The worsening circular debt in the energy chain will continue to haunt the new government along with the challenge of dealing with the rising crude oil prices in the global market following the Russia-Ukraine war, officials say.
At present, energy companies are facing financial constraints and are struggling to get their outstanding dues cleared. Oil and gas sectors are reeling from Rs1.6 trillion worth of circular debt whereas the power sector has a circular debt close to Rs2.5 trillion, they say.
When the Pakistan Muslim League-Nawaz (PML-N) government left office in 2018, the circular debt of power sector had been calculated at Rs1.6 trillion.
The PML-N administration started a pilot liquefied natural gas (LNG) supply project, which put Pakistan on the global LNG map.
However, LNG deals were struck without conducting due diligence regarding price increase in future and growth in gas demand from the domestic sector in winter.
The rising gas demand forced the Pakistan Tehreek-e-Insaf (PTI) government, which ran the country from August 2018 to early April 2022, to divert expensive LNG to the residential consumers in winter.
However, there was no mechanism in place to recover dues from the domestic sector. Now, LNG has become a major contributor to the circular debt, leading to deterioration in the financial health of Pakistan State Oil (PSO) and Sui Northern Gas Pipelines Limited (SNGPL).
PSO has to receive over Rs270 billion from SNGPL on account of LNG supplies whereas SNGPL has to recover around Rs100 billion from the domestic sector, industry players say. The Petroleum Division is set to seek approval of the new government for the provision of Rs26 billion, out of a total of Rs41 billion, to SNGPL to cover the subsidy on LNG supplies to the export-oriented sectors, officials say.
Apart from the circular debt woes, price differential claims of billions of rupees are emerging because of the freeze on oil price revision while in the international market crude oil has risen to multi-year highs.
Already, the consumers in Pakistan are paying record high prices of petroleum products. Former prime minister Imran Khan announced a relief package on February 28, 2022 including a reduction of Rs10 per litre in the consumer prices of motor spirit (petrol) and diesel and a promise to keep prices unchanged by the end of current fiscal year in June 2022.
The decision included payment of subsidy to oil marketing companies (OMCs) and refineries in the form of price differential claims.
Subsequently, allocation of Rs20 billion and Rs11.73 billion through a supplementary grant was approved by the Economic Coordination Committee (ECC) on March 7 and 15, 2022 for the payment of price differential claims for the period November 1 to 4, 2021 and March 1 to 31, 2022. These decisions were ratified by the federal cabinet.
As per assessment of the Oil and Gas Regulatory Authority (Ogra), the allocated amount will be sufficient to cover the price differential claims for March 19 to 31, 2022.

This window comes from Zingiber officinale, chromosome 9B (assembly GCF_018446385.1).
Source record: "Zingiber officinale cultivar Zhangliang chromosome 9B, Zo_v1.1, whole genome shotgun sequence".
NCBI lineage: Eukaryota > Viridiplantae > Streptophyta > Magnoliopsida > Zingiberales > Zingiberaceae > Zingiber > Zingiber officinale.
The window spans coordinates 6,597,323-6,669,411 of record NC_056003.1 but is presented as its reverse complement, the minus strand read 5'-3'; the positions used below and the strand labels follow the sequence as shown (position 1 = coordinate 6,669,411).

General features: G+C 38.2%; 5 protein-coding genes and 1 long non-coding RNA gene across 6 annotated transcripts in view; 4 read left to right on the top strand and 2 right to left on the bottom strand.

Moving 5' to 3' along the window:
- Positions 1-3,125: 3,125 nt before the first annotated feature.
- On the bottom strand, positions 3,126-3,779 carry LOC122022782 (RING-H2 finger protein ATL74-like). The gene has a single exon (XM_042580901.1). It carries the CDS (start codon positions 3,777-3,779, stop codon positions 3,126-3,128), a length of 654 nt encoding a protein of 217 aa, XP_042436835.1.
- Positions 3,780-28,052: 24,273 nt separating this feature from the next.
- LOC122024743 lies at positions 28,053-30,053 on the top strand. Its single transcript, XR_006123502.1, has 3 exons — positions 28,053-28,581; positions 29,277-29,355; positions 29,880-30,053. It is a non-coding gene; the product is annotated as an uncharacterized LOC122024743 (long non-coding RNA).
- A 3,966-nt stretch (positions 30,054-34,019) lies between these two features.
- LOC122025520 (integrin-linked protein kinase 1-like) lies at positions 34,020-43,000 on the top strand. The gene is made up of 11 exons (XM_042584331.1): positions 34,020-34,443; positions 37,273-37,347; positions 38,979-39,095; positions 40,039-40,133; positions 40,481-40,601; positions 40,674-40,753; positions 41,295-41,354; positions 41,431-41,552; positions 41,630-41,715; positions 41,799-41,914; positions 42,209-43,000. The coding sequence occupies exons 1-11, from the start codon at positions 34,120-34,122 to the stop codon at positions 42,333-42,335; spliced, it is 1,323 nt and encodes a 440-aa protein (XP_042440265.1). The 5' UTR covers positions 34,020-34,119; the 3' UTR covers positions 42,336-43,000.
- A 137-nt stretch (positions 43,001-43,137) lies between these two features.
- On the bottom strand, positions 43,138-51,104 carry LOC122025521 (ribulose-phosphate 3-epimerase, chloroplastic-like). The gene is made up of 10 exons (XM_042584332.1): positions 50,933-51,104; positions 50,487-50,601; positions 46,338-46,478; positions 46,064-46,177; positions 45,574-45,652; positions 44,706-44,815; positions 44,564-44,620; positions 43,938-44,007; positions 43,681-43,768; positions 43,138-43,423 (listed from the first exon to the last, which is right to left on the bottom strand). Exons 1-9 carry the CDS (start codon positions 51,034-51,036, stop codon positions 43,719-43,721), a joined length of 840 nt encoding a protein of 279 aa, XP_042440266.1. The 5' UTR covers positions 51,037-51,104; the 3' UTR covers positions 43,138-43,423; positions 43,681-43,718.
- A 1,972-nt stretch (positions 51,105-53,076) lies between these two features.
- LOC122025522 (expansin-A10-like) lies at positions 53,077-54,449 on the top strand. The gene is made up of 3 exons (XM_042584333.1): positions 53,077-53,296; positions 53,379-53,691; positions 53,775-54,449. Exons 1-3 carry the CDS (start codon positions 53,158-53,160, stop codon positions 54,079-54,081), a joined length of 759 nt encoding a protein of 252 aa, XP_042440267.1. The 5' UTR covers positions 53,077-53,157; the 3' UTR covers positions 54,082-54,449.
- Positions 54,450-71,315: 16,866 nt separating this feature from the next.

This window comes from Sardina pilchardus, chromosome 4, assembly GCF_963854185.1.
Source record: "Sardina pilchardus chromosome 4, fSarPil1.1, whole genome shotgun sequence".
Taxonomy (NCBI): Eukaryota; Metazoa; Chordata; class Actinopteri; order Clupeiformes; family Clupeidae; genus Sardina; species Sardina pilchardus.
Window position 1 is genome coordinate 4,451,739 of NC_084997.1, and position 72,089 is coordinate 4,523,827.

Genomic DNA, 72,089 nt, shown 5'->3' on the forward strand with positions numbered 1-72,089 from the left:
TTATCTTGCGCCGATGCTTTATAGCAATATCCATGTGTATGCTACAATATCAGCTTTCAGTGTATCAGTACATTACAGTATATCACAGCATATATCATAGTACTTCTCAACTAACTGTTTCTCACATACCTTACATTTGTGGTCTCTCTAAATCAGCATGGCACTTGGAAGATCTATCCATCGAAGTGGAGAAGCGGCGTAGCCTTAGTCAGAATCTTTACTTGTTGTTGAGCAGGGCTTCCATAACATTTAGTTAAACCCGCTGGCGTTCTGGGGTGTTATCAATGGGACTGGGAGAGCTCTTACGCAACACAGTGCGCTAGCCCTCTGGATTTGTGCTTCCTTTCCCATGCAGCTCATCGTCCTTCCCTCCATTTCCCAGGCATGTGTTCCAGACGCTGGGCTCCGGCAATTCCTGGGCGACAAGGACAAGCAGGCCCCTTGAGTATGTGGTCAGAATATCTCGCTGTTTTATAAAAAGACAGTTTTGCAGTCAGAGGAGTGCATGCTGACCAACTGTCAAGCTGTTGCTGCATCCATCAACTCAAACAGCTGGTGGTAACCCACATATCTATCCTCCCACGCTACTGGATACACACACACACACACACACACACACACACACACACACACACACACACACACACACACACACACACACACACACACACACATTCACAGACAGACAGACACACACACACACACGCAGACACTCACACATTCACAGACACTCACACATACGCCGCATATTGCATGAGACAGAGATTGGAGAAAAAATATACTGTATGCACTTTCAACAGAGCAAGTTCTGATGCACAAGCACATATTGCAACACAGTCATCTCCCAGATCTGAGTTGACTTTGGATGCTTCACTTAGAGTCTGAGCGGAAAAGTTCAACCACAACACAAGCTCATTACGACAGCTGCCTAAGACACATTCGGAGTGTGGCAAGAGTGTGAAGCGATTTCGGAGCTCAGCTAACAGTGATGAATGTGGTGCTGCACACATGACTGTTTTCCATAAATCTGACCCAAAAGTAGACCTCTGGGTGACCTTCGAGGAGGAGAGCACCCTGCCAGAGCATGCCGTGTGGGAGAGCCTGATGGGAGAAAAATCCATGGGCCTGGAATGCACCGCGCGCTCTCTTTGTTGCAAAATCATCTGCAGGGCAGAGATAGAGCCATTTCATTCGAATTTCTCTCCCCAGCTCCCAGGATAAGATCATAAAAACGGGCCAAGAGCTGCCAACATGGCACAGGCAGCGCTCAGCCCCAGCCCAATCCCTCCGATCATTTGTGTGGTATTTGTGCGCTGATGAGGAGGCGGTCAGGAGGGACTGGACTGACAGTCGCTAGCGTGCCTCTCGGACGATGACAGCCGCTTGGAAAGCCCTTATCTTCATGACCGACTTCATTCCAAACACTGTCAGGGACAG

Later, Ogra pointed out that due to the rising oil prices in the international market, the price differential claims for the first fortnight of April 2022 was projected at Rs26.47 billion and for the whole month they were estimated at Rs53-55 billion.
Consequently, the Petroleum Division sent a summary to the ECC, dated April 1, 2022, seeking an additional allocation of Rs55 billion through a supplementary grant for the disbursement of price differential claims for April 2022. The ECC has not yet considered the matter.
International energy markets have remained volatile and motor spirit and diesel premiums remain high. As a result, the liquidity position of OMCs and refineries is under stress. Subsidised prices of petroleum products add to the stress as the full cost recovery is made only when price differential claims are processed after a lag of almost one month.
The availability of petroleum products may be impacted due to this stress. The Oil Companies Advisory Council (OCAC) has expressed concern over the situation through a letter and Ogra has also voiced similar concerns.
If the energy markets continue to behave in a similar fashion, the estimated price differential claims for the period covering April 16 to June 30, 2022 will soar to Rs136 billion.
This is in addition to the already allocated amount of Rs31.73 billion for March 2022 and yet to be allocated amount of Rs26.47 billion for the first fortnight of April.
The demand for motor spirit and diesel stands very high, which is not only making the petroleum market vulnerable to supply disruptions and placing a heavy burden on the sector’s liquidity, but is also inflating the import bill.
OCAC, in a letter to the Petroleum Division, said that the situation remained complex and stressful with the price differential claims soaring due to the rising crude oil prices on the back of Russia-Ukraine conflict and the strengthening US dollar.
Now, the question arises whether the new government will be able to tackle these issues. The answer may be difficult as oil prices stay high in the global market.
If the new government maintains the freeze on petroleum prices, another circular debt crisis may erupt in the country. However, if it raises oil prices, the decision will immediately hurt the popularity of new government.
Published in The Express Tribune, April 12th, 2022.
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